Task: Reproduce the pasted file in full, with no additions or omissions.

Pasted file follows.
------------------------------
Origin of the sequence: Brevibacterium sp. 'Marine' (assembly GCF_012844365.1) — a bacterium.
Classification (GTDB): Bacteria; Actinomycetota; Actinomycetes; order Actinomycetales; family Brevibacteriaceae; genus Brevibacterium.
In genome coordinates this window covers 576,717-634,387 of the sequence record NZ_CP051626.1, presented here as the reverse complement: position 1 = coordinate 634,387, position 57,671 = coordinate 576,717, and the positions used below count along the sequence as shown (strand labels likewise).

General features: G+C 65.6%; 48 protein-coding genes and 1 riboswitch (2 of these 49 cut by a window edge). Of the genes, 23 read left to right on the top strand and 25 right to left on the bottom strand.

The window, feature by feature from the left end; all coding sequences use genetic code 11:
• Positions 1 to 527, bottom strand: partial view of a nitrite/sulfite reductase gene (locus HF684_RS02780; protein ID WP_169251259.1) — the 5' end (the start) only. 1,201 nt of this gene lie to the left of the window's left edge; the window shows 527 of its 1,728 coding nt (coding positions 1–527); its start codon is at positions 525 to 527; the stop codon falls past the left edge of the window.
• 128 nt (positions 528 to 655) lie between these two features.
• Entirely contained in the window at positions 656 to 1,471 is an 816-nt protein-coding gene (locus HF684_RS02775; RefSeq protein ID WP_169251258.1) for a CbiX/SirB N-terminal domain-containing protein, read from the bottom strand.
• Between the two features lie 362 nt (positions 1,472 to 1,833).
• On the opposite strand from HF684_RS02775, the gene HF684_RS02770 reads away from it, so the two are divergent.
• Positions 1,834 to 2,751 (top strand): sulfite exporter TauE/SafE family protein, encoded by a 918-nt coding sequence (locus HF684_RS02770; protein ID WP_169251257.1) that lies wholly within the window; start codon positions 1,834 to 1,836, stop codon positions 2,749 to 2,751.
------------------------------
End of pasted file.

Origin of the sequence: Brevibacterium sp. 'Marine' (assembly GCF_012844365.1) — a bacterium.
Classification (GTDB): Bacteria; Actinomycetota; Actinomycetes; order Actinomycetales; family Brevibacteriaceae; genus Brevibacterium.
In genome coordinates this window covers 576,717-634,387 of the sequence record NZ_CP051626.1, presented here as the reverse complement: position 1 = coordinate 634,387, position 57,671 = coordinate 576,717, and the positions used below count along the sequence as shown (strand labels likewise).

General features: G+C 65.6%; 48 protein-coding genes and 1 riboswitch (2 of these 49 cut by a window edge). Of the genes, 23 read left to right on the top strand and 25 right to left on the bottom strand.

The window, feature by feature from the left end; all coding sequences use genetic code 11:
• Positions 1 to 527, bottom strand: partial view of a nitrite/sulfite reductase gene (locus HF684_RS02780; protein ID WP_169251259.1) — the 5' end (the start) only. 1,201 nt of this gene lie to the left of the window's left edge; the window shows 527 of its 1,728 coding nt (coding positions 1–527); its start codon is at positions 525 to 527; the stop codon falls past the left edge of the window.
• 128 nt (positions 528 to 655) lie between these two features.
• Entirely contained in the window at positions 656 to 1,471 is an 816-nt protein-coding gene (locus HF684_RS02775; RefSeq protein ID WP_169251258.1) for a CbiX/SirB N-terminal domain-containing protein, read from the bottom strand.
• Between the two features lie 362 nt (positions 1,472 to 1,833).
• On the opposite strand from HF684_RS02775, the gene HF684_RS02770 reads away from it, so the two are divergent.
• Positions 1,834 to 2,751 (top strand): sulfite exporter TauE/SafE family protein, encoded by a 918-nt coding sequence (locus HF684_RS02770; protein ID WP_169251257.1) that lies wholly within the window; start codon positions 1,834 to 1,836, stop codon positions 2,749 to 2,751.